The second of the Dasa Mahavidyas is Goddess Tara. The Shakti Mahabhagawat claims that she was the one who generated the first seed from which Lord Vishnu was born. When Lord Shiva fell unconscious during Samundra Manthan after ingesting the potent poison Halahala, goddess Parvati manifested as Maa Tara in the guise of a mother and picked up the Lord. Then, Goddess Tara gives Lord Shiva breast milk, assisting Lord Shiva in regaining awareness. Since then, as a result of swallowing the poison she was carrying, Goddess Tara changed into Maa Neel Saraswati and Lord Shiva into Nilkantha.

5. Goddess Annapurna

Shiva once asserted that everything worldly is an illusion while he and Parvati sparred over the value of Prakriti (nature). Parvati became even more incensed when he added that even the food we consume is a delusion. So, in order to emphasise the value of food, Parvati vanished from Kailash. Everyone, even Lord Shiva, started to starve as a result of her kidnapping because food also disappeared. This is why they started asking for the goddess to come back. In response, Parvati made a second appearance as the goddess Annapurna and fed the Kailash family, raising awareness of Prakriti all throughout the world.

6. Goddess Meenakshi

The Maduraian monarchs Queen Kanchanamala and King Malayadwaja Pandyan gave birth to Goddess Meenakshi, one of the manifestations of Goddess Parvati, from a fire pit. Because of her fish-eye eyes, she was given the name Meenakshi. It was odd that the goddess had three breasts. The king was informed that the day she met her soul partner, her third breast would vanish.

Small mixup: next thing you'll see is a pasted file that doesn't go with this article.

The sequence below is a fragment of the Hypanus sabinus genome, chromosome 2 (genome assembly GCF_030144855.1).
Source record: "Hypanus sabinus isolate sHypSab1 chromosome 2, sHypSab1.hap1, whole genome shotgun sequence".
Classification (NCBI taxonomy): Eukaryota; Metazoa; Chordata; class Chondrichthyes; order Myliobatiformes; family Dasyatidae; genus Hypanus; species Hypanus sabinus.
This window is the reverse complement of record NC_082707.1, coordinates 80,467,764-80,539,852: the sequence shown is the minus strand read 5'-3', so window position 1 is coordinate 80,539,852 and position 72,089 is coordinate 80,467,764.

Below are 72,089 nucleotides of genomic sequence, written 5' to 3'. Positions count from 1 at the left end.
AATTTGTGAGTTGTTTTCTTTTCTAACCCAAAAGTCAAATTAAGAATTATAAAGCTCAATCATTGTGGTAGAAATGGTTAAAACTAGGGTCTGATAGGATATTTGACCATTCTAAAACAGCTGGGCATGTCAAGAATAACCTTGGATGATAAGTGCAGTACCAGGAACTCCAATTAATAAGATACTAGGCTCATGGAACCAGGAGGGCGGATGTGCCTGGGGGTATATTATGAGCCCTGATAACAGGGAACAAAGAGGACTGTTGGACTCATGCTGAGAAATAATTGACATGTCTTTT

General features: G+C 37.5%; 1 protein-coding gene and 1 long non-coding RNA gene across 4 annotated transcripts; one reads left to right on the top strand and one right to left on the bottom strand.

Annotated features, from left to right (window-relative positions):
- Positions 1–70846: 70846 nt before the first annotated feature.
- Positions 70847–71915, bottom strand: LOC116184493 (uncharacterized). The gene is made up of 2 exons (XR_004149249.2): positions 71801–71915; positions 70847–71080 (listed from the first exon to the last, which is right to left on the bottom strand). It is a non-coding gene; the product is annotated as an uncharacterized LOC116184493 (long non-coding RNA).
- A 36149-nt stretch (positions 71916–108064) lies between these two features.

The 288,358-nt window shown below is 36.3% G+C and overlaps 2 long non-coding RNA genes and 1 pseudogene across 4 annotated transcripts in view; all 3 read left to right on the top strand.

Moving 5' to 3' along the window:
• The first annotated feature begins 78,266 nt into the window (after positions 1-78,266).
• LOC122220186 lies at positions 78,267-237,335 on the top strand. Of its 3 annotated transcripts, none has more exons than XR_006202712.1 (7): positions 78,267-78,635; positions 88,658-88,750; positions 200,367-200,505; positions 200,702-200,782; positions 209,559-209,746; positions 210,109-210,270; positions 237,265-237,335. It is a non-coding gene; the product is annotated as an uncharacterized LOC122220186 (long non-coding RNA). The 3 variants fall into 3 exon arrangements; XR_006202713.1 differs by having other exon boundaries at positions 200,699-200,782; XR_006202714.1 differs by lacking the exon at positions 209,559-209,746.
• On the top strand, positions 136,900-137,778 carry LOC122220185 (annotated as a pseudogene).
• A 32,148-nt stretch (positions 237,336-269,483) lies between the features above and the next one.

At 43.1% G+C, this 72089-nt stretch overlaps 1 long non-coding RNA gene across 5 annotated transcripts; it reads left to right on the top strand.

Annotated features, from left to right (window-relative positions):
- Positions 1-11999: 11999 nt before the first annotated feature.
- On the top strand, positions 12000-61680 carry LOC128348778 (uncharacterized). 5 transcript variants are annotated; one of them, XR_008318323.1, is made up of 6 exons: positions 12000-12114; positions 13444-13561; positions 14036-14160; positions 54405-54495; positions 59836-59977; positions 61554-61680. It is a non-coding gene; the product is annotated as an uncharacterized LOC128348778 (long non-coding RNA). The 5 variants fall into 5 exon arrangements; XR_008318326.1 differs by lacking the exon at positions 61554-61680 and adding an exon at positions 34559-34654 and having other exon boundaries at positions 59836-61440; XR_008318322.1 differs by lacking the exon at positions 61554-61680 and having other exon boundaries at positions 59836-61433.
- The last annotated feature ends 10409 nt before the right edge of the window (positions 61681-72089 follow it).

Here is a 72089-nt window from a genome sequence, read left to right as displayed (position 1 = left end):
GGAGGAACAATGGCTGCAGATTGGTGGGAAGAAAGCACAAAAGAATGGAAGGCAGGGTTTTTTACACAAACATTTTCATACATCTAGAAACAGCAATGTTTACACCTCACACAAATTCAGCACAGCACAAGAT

She was brought up to be a warrior unconquerable, and she was named the king’s heir. Her third breast vanished as she conquered the universe when she arrived at Mount Kailash and encountered Lord Shiva as “Sundareshwor.” She then married the Lord and brought him to her country.

The Mahabharata’s Karna Parva claims that King Malayadwaja perished at the battle of Kurukshetra. The Mahabharata war was soon followed by the ascension of Goddess Meenakshi to the throne, where she ruled with Lord Shiva as a human.

7. Andakhasura – Asura Son of Parvati

According to the Shiva Purana, Parvati once covered Shiva’s eyes with her hand, and as a result of the intense energy, a sweat droplet fell to the ground. A black, blind infant was born from the perspiration. The son of Shiva and Parvati is named Andakha (meaning born in darkness). Asura Hiranyaksha, who had begged to Shiva for a child, was later given Andakha by Shiva.

After receiving a blessing from Brahma, Andakha eventually tried to kidnap the stunning goddess Parvati without realising that she was his mother. Andakha later learned that Parvati was his true mother after Shiva engaged him in combat and gave him a lesson. Andakha prayed for forgiveness after realising his errors, and both Shiva and Parvati granted it.

8.  Vahana (Vehicle) of Goddess Parvati

The lion named “Dawon,” who is also part tiger, is the vahana of the goddess Parvati. The gods proposed Dawon as Parvati’s vahana to serve her (vehicle). In Hindu mythology, Dawon is sometimes referred to as Ghatokbahini Singha, a lion-and-tiger hybrid. (Automobiles owned by Hindu Gods and Goddesses).